#MeToo move­ment lands the honor

Honolulu Star-Advertiser - - NATION - By Ni­cole Bitette New York Daily News

Time Mag­a­zine’s Per­son of the Year isn’t just one per­son — but mil­lions of vic­tims of sex­ual ha­rass­ment and as­sault.

On Wed­nes­day, the mag­a­zine named the #MeToo move­ment — or the “Si­lence Break­ers” — as the “Per­son of the Year,” a nod to the mil­lions of peo­ple who came for­ward with their sto­ries of sex­ual ha­rass­ment, as­sault and rape af­ter big Hol­ly­wood players like Har­vey We­in­stein, Kevin Spacey and dozens of other pow­er­ful men were ac­cused of sex­ual mis­con­duct.

“For giv­ing voice to open secrets, for mov­ing whis­per net­works onto so­cial net­works, for push­ing us all to stop ac­cept­ing the un­ac­cept­able, The Si­lence Break­ers are the 2017 Per­son of the

Year,” Edi­tor-in-Chief Ed­ward Felsen­than said in a state­ment.

Founder of the #MeToo move­ment, Tarana Burke, ap­peared on the cover along with ac­tresses Rose McGowan, Selma Blair and Ash­ley Judd, who broke the si­lence by com­ing for­ward with ac­cu­sa­tions against We­in­stein. For­mer Uber en­gi­neer Su­san Fowler also was one of the women on the cover. She posted a pow­er­ful blog en­try in Fe­bru­ary about ha­rass­ment she faced dur­ing her time at the com­pany.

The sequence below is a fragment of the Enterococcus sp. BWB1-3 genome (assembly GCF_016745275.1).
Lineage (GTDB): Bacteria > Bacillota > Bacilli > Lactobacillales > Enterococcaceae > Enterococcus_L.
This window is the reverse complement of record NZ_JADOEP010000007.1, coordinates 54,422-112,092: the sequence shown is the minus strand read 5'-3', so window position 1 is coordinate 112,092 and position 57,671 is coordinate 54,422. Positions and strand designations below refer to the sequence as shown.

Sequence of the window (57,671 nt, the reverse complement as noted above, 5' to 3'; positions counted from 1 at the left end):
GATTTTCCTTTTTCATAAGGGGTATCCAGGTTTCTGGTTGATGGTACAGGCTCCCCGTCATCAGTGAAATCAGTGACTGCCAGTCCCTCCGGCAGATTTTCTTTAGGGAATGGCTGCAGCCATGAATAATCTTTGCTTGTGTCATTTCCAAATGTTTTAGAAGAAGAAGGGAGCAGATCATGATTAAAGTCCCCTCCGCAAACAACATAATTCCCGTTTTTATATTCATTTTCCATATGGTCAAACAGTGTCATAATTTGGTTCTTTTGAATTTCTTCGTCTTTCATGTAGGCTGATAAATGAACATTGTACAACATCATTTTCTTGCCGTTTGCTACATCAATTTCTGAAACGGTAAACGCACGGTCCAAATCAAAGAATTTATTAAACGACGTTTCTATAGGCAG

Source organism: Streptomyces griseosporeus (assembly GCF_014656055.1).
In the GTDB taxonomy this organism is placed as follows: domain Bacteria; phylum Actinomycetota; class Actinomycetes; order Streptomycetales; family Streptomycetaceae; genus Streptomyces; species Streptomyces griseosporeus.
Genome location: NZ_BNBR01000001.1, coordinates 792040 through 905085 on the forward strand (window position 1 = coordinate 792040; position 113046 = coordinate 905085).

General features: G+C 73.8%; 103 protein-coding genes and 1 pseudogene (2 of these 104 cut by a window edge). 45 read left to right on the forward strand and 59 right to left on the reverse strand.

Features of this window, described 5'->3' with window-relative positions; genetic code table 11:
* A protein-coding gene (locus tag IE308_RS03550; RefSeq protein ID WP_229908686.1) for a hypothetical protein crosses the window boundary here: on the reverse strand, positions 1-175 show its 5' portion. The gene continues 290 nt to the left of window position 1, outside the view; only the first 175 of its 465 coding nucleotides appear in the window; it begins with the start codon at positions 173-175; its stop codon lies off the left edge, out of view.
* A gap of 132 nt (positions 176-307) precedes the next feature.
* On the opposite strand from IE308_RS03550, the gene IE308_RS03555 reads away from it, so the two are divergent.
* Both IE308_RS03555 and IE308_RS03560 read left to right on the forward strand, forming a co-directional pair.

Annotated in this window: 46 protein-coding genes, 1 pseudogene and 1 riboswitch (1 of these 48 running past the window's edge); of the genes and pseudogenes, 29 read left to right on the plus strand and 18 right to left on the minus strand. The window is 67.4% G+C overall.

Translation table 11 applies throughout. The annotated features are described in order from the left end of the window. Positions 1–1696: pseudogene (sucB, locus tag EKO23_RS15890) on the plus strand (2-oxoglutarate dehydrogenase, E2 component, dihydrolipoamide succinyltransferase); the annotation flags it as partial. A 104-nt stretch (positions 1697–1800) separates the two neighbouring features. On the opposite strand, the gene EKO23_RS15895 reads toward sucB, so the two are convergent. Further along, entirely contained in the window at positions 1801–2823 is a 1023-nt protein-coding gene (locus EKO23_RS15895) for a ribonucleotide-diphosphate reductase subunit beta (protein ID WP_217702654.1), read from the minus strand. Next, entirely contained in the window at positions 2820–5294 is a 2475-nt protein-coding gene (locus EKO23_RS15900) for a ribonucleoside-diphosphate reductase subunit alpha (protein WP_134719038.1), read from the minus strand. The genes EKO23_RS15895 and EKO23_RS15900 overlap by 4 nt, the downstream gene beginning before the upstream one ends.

Tay­lor Swift, who won $1 in a sex­ual ha­rass­ment trial against a Den­ver DJ ac­cused of grop­ing her, also ap­peared on the mag­a­zine’s cover.

Burke first used the phrase that would be­come such a widely used hash­tag in 2017 more than a decade ago while work­ing with young sur­vivors of ha­rass­ment and as­sault. Ac­tress Alyssa Mi­lano was sent a screen­shot of the phrase and chose to send it out on Twit­ter.

“If you’ve been sex­u­ally ha­rassed or as­saulted, write ‘me too’ as a re­ply to this tweet,” she wrote. She told Time she woke up to more than 30,000 uses of the hash­tag and burst into tears.

The fo­cus was not only on those in Hol­ly­wood or in TV jour­nal­ism. A straw­berry picker from Cal­i­for­nia named Is­abel Pas­cual was one of many to take to the streets of Cal­i­for­nia to join stars and civil­ians alike in their march against the abu­sive be­hav­ior.

While many of the peo­ple fea­tured in Time’s piece were women from all pro­fes­sions, ac­tor Terry Crews also was in­cluded for speak­ing out against pop­u­lar agent Adam Venit, who he ac­cused of grop­ing his gen­i­tals at a party and is now su­ing.

The an­nounce­ment comes af­ter Pres­i­dent Don­ald Trump made a mock­ery of the des­ig­na­tion, not­ing on Twit­ter that Time had called him and told him he would “prob­a­bly” be named, but the mag caught him in a lie by clar­i­fy­ing they don’t reach out to any­one un­til Dec. 6.

“The Pres­i­dent is in­cor­rect about how we choose Per­son of the Year. TIME does not com­ment on our choice un­til pub­li­ca­tion, which is De­cem­ber 6,” a tweet from the mag­a­zine read.

De­spite slam­ming the des­ig­na­tion, Trump was named Per­son of the Year in 2016 shortly af­ter he was elected. He landed in the sec­ond spot this year with Chi­nese Pres­i­dent Xi Jinping at No. 3.

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